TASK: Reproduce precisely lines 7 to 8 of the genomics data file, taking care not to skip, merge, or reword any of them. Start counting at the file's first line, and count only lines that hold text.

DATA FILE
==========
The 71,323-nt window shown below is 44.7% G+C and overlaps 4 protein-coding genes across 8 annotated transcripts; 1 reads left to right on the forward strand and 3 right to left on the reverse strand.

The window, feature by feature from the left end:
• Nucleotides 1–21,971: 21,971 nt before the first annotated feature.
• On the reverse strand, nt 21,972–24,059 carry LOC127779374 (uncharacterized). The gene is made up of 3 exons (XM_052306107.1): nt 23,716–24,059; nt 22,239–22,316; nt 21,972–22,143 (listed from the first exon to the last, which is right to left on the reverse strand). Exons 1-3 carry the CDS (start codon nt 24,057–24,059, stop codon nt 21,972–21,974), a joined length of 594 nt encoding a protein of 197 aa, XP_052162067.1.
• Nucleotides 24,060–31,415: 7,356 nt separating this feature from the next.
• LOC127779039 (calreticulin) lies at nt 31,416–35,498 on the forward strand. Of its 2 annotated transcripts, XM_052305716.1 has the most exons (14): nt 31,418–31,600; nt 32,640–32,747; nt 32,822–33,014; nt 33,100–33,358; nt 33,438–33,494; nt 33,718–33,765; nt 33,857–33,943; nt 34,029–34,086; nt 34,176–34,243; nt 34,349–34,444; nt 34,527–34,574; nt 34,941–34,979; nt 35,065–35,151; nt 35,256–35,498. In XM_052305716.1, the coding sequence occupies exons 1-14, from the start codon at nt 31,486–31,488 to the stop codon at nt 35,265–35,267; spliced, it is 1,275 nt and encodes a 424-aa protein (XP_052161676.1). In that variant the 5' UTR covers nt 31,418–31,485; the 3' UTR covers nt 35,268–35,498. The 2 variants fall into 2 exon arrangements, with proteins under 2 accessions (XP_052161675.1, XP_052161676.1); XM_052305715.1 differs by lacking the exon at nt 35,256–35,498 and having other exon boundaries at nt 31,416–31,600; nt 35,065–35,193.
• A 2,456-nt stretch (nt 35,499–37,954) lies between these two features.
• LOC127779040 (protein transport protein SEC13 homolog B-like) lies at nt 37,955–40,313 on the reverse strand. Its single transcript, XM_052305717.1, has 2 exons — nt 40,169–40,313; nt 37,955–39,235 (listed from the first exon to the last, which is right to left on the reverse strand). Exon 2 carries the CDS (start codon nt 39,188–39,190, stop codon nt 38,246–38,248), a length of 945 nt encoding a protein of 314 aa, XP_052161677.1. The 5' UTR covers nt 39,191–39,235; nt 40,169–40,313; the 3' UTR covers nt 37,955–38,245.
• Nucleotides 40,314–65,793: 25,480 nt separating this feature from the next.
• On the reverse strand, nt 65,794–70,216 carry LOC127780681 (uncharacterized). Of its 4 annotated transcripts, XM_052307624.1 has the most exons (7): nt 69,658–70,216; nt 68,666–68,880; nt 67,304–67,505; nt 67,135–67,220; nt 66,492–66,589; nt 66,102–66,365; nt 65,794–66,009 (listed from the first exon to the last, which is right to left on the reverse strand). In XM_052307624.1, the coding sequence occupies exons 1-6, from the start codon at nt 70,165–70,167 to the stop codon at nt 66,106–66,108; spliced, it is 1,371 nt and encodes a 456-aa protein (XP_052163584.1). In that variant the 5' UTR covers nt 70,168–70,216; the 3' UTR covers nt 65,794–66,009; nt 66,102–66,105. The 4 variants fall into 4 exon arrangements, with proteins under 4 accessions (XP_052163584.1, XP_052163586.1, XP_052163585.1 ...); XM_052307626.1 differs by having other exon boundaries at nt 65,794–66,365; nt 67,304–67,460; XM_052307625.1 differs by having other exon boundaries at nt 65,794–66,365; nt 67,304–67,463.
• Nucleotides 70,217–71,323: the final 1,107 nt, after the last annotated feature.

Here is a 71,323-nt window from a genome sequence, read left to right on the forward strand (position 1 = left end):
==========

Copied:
• A 2,456-nt stretch (nt 35,499–37,954) lies between these two features.
• LOC127779040 (protein transport protein SEC13 homolog B-like) lies at nt 37,955–40,313 on the reverse strand. Its single transcript, XM_052305717.1, has 2 exons — nt 40,169–40,313; nt 37,955–39,235 (listed from the first exon to the last, which is right to left on the reverse strand). Exon 2 carries the CDS (start codon nt 39,188–39,190, stop codon nt 38,246–38,248), a length of 945 nt encoding a protein of 314 aa, XP_052161677.1. The 5' UTR covers nt 39,191–39,235; nt 40,169–40,313; the 3' UTR covers nt 37,955–38,245.